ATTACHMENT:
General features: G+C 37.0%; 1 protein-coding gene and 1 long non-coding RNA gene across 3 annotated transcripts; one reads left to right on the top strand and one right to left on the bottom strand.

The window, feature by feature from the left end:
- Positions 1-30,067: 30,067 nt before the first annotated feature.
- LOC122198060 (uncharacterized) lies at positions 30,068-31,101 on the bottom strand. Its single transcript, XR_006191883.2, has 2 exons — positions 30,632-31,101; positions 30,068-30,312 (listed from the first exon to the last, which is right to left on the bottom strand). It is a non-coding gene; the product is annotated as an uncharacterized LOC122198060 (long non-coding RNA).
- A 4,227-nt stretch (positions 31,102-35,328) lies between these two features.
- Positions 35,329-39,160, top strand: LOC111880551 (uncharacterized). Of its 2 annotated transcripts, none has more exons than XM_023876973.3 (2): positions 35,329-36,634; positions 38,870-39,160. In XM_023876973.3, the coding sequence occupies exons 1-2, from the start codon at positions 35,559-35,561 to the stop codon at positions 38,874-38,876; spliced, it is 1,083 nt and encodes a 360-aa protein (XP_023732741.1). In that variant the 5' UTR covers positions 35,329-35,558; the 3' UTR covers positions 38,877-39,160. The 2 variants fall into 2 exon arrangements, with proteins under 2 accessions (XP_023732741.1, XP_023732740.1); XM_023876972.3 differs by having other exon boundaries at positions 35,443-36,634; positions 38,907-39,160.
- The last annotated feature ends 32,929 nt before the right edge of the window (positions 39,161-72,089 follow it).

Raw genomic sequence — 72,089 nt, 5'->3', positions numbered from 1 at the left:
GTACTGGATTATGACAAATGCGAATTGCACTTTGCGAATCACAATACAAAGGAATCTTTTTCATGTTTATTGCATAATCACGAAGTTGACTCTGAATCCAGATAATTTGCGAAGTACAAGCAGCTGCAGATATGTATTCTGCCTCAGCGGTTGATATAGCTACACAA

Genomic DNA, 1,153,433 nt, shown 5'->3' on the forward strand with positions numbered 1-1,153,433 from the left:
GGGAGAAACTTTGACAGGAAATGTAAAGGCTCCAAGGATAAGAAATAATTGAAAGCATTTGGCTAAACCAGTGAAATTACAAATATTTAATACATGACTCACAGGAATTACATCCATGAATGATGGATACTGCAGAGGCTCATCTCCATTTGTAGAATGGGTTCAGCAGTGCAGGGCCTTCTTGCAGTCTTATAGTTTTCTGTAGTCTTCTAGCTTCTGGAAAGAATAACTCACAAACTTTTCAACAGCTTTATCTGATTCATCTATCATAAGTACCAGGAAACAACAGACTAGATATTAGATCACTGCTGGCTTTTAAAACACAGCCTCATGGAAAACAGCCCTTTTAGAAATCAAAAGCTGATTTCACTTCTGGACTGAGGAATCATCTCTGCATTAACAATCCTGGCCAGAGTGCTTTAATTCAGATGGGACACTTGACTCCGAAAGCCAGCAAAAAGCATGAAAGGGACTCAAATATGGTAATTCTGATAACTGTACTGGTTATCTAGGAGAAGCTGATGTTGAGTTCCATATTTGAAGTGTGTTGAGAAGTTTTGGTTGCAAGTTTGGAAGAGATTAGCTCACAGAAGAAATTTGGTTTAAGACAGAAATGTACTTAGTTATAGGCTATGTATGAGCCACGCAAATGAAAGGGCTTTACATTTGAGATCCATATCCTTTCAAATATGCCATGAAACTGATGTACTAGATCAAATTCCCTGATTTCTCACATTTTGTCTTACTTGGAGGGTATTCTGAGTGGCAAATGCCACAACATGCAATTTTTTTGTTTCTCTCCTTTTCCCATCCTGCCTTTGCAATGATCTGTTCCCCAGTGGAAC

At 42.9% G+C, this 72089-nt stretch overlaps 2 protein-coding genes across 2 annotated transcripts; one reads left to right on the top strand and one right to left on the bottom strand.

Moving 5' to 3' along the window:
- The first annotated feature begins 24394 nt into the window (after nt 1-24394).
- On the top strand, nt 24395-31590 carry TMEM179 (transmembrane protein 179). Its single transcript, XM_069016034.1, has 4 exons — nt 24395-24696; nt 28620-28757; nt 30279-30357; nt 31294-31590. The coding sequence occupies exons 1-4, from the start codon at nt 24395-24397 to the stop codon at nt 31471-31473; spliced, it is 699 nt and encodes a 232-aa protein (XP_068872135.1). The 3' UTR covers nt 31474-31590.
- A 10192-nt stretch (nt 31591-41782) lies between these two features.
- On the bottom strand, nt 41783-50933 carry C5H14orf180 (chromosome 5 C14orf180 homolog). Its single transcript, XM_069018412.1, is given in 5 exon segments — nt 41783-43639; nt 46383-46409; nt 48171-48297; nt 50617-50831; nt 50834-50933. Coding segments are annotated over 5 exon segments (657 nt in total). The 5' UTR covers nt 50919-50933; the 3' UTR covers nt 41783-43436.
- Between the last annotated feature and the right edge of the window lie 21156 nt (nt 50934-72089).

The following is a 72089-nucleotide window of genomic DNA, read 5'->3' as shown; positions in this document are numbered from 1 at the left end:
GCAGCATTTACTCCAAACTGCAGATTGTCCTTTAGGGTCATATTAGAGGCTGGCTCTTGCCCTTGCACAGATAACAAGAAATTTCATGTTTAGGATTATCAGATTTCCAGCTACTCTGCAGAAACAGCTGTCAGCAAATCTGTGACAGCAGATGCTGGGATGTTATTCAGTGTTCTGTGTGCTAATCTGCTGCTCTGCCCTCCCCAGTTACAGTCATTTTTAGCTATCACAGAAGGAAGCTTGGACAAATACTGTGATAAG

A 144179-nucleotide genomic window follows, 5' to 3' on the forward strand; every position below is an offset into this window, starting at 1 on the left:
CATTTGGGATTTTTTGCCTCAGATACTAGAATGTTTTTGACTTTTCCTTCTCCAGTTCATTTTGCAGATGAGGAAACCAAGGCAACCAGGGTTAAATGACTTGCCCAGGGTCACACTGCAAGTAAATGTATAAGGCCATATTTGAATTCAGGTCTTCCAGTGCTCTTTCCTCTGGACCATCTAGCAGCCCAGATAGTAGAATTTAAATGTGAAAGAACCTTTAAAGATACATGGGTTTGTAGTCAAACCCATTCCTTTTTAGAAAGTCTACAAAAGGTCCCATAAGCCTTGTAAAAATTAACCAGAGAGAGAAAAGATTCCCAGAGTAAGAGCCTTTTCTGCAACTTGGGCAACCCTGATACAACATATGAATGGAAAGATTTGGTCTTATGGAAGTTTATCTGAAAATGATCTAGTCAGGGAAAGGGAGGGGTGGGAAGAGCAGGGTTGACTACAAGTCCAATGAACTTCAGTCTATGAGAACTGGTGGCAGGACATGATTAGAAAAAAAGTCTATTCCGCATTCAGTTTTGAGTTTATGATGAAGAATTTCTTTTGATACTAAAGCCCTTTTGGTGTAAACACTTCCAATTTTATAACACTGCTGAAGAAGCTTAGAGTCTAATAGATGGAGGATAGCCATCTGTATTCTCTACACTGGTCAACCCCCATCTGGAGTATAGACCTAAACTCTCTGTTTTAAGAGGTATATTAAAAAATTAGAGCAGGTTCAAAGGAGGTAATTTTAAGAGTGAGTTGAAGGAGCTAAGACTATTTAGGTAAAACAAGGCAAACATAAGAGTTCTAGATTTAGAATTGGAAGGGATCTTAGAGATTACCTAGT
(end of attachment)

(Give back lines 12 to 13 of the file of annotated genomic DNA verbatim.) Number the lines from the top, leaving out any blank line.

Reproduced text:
At 42.9% G+C, this 72089-nt stretch overlaps 2 protein-coding genes across 2 annotated transcripts; one reads left to right on the top strand and one right to left on the bottom strand.

Moving 5' to 3' along the window: